Chinese-owned Volvo Cars and Mercedes said Friday their revenue rose but global supply chain bottlenecks caused sales and profits to fall in the last quarter of the year.
Volvo Cars said the global shortage of semiconductors – an essential tech component in modern cars – caused sales and profits to fall in the last quarter of the year.
Retail sales fell by 20% to 168,000 units in the fourth quarter of the year.
But revenue fell at a smaller rate, 6%, as "strong demand had a positive effect on prices and the sale of more expensive cars," while interest in electrified cars continued to grow globally.
Revenue fell to 80 billion kronor ($8.6 billion) from the same quarter in 2020 while net profit sank by 60% to 2.3 billion kronor.
Owned by Geely, the Sweden-based carmaker said the semiconductor shortage worsened in the second half of 2021.
"The result was a year of two halves," Volvo Cars said in an earnings statement.
"During the first half, the market was up by double digits but abruptly stalled in the second half due to COVID-19-related shutdowns in Southeast Asia and other semiconductor-related production disturbances," it said.
The picture was brighter for the full year, with revenues jumping by 7% to a record 282 billion kronor.
Net profit soared to 14.2 billion kronor, nearly double the 2020 figure.
Profitability also rose, with its operating margin rising by four percentage points to 7.2%.
"2021 was a year to be proud of for Volvo Cars," said chief executive Hakan Samuelsson.
"Looking ahead, uncertainty is still high. While component shortage has eased somewhat, we expect the supply chain to remain a restraining factor," he warned.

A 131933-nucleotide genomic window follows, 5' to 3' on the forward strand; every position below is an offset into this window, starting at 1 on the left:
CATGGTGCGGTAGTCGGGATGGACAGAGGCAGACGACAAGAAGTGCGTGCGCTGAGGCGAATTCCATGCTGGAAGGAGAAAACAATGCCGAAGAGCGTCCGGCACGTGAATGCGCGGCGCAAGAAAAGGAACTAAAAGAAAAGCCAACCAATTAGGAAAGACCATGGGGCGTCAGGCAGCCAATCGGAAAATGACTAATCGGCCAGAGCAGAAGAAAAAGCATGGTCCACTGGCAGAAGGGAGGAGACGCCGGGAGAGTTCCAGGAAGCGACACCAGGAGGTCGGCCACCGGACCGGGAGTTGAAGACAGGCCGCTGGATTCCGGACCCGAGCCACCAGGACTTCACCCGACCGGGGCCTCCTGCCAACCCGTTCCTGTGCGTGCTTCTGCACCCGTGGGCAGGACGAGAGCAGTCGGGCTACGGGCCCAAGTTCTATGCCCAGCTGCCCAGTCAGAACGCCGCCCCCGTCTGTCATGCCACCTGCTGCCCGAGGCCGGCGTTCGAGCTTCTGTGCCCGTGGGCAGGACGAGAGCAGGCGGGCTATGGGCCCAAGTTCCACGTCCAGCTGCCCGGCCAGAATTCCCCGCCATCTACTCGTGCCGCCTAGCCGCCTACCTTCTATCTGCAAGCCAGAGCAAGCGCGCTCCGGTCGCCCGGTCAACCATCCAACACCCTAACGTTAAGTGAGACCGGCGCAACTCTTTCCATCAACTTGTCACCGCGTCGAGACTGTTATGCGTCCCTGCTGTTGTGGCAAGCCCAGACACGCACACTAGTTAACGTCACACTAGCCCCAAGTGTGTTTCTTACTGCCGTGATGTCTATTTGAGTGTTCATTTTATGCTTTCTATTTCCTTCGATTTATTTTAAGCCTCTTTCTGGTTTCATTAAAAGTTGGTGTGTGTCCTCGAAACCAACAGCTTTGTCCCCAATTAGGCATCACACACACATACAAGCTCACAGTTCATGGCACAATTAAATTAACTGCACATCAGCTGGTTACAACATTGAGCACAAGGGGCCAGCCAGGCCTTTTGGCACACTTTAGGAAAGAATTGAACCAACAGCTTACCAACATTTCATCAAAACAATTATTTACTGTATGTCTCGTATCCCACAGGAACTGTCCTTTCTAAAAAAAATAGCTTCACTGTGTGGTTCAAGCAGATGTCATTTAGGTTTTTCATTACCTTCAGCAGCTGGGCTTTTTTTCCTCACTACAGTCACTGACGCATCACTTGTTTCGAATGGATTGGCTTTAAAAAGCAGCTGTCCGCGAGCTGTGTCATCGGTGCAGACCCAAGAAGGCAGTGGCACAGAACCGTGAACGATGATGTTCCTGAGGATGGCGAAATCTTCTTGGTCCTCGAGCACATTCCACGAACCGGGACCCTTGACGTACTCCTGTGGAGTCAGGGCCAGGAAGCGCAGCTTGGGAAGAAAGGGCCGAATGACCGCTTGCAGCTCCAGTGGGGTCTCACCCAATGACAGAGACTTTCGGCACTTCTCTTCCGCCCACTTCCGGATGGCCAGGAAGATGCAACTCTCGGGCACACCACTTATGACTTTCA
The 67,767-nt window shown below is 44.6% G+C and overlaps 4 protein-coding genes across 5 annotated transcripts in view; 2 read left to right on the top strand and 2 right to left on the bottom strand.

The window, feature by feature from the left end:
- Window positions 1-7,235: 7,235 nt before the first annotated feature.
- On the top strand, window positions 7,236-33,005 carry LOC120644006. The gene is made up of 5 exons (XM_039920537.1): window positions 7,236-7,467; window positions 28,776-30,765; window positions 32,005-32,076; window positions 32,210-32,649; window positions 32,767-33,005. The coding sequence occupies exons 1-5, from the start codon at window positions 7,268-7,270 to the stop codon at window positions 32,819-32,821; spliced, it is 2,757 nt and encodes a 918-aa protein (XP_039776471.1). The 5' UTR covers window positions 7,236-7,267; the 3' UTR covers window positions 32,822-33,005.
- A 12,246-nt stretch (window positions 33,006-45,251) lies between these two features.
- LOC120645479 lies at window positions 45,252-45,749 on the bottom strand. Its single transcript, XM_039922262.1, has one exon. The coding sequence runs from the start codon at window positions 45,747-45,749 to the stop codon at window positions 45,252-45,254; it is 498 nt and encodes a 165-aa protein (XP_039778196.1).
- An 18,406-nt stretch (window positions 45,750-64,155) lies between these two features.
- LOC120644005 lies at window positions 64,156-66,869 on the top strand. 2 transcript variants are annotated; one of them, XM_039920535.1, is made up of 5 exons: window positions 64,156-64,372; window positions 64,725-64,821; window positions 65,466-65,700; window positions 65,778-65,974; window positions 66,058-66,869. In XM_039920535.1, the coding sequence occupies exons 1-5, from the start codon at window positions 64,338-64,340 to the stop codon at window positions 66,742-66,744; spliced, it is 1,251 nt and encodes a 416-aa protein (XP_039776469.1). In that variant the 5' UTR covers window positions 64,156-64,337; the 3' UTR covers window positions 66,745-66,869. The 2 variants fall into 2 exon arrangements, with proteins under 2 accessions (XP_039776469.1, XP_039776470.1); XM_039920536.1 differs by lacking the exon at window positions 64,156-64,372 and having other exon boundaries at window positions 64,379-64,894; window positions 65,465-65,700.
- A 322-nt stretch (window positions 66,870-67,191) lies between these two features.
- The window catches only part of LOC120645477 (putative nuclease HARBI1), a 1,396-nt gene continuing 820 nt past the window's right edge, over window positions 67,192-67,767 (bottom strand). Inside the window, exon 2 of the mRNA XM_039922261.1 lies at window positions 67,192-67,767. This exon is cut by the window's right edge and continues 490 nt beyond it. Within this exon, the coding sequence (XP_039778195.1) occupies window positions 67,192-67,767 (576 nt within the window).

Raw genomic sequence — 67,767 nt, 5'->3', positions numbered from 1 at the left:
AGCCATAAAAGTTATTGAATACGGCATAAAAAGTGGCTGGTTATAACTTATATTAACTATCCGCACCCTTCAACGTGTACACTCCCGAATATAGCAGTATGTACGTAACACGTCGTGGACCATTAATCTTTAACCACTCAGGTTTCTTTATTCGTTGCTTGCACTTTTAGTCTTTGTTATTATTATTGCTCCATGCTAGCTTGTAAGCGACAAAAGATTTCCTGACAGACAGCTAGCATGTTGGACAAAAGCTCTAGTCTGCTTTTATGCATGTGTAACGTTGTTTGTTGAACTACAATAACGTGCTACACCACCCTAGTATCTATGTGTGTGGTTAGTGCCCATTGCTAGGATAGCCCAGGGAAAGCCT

Volvo Cars, which plans to sell only fully electric models by 2030, said the share of sales of rechargeable vehicles – including plug-in hybrids – grew to 34% in the fourth quarter.
In Germany, Mercedes-Benz beat expectations with a record profitability margin of 15% in the final quarter of 2021 "driven by solid net pricing" – or the ability to sell its cars for higher prices.
To some extent, automakers were able to use chips in their most profitable cars.
If Mercedes-Benz's overall sales slid 5% last year, those of its S-Class sedans rose by 40% and its luxurious Maybach brand by 50% to a new record.
"Our focus on profitable growth and cost discipline combined with a desirable product lineup translated into strong financial performance," chief executive Ola Kallenius said in a statement.
Operating profits at the company's car and vans division is expected to come in around 14 billion euros, compared to 6.8 billion in 2020 and 6.2 billion in 2019.
The company releases its complete results on Feb. 24.